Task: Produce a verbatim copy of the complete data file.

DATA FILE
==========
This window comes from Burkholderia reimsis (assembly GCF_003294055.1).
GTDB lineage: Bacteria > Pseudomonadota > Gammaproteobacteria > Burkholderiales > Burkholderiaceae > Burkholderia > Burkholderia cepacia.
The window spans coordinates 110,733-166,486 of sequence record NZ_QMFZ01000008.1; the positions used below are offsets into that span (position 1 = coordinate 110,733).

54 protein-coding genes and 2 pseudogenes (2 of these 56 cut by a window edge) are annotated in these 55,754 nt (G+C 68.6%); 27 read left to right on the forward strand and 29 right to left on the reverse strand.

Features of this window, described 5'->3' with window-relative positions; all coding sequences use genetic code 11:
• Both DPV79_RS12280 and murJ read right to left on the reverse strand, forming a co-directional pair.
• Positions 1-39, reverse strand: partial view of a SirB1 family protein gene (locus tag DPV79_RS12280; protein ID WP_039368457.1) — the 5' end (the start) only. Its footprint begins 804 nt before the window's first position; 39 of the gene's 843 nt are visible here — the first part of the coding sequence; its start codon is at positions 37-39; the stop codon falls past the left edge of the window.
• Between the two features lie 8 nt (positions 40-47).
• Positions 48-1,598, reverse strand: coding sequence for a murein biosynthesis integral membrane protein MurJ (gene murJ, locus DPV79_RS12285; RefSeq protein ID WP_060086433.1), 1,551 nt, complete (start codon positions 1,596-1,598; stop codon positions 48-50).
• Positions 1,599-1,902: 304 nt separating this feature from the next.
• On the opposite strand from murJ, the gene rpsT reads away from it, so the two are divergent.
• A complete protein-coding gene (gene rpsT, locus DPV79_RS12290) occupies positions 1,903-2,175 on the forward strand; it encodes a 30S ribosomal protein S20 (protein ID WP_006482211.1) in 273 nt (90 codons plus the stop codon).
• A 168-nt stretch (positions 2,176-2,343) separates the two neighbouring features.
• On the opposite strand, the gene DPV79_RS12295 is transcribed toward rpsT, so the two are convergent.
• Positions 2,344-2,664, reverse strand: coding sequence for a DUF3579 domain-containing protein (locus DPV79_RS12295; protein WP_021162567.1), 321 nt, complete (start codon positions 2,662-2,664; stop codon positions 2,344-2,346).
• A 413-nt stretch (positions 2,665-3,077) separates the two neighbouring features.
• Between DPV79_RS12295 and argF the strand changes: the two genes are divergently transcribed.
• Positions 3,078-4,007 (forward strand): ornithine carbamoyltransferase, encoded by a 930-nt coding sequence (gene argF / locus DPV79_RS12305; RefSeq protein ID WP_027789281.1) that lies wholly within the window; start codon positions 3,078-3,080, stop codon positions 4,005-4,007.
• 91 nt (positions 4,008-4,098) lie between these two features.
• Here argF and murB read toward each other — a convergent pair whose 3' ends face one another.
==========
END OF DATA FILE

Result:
This window comes from Burkholderia reimsis (assembly GCF_003294055.1).
GTDB lineage: Bacteria > Pseudomonadota > Gammaproteobacteria > Burkholderiales > Burkholderiaceae > Burkholderia > Burkholderia cepacia.
The window spans coordinates 110,733-166,486 of sequence record NZ_QMFZ01000008.1; the positions used below are offsets into that span (position 1 = coordinate 110,733).

54 protein-coding genes and 2 pseudogenes (2 of these 56 cut by a window edge) are annotated in these 55,754 nt (G+C 68.6%); 27 read left to right on the forward strand and 29 right to left on the reverse strand.

Features of this window, described 5'->3' with window-relative positions; all coding sequences use genetic code 11:
• Both DPV79_RS12280 and murJ read right to left on the reverse strand, forming a co-directional pair.
• Positions 1-39, reverse strand: partial view of a SirB1 family protein gene (locus tag DPV79_RS12280; protein ID WP_039368457.1) — the 5' end (the start) only. Its footprint begins 804 nt before the window's first position; 39 of the gene's 843 nt are visible here — the first part of the coding sequence; its start codon is at positions 37-39; the stop codon falls past the left edge of the window.
• Between the two features lie 8 nt (positions 40-47).
• Positions 48-1,598, reverse strand: coding sequence for a murein biosynthesis integral membrane protein MurJ (gene murJ, locus DPV79_RS12285; RefSeq protein ID WP_060086433.1), 1,551 nt, complete (start codon positions 1,596-1,598; stop codon positions 48-50).
• Positions 1,599-1,902: 304 nt separating this feature from the next.
• On the opposite strand from murJ, the gene rpsT reads away from it, so the two are divergent.
• A complete protein-coding gene (gene rpsT, locus DPV79_RS12290) occupies positions 1,903-2,175 on the forward strand; it encodes a 30S ribosomal protein S20 (protein ID WP_006482211.1) in 273 nt (90 codons plus the stop codon).
• A 168-nt stretch (positions 2,176-2,343) separates the two neighbouring features.
• On the opposite strand, the gene DPV79_RS12295 is transcribed toward rpsT, so the two are convergent.
• Positions 2,344-2,664, reverse strand: coding sequence for a DUF3579 domain-containing protein (locus DPV79_RS12295; protein WP_021162567.1), 321 nt, complete (start codon positions 2,662-2,664; stop codon positions 2,344-2,346).
• A 413-nt stretch (positions 2,665-3,077) separates the two neighbouring features.
• Between DPV79_RS12295 and argF the strand changes: the two genes are divergently transcribed.
• Positions 3,078-4,007 (forward strand): ornithine carbamoyltransferase, encoded by a 930-nt coding sequence (gene argF / locus DPV79_RS12305; RefSeq protein ID WP_027789281.1) that lies wholly within the window; start codon positions 3,078-3,080, stop codon positions 4,005-4,007.
• 91 nt (positions 4,008-4,098) lie between these two features.
• Here argF and murB read toward each other — a convergent pair whose 3' ends face one another.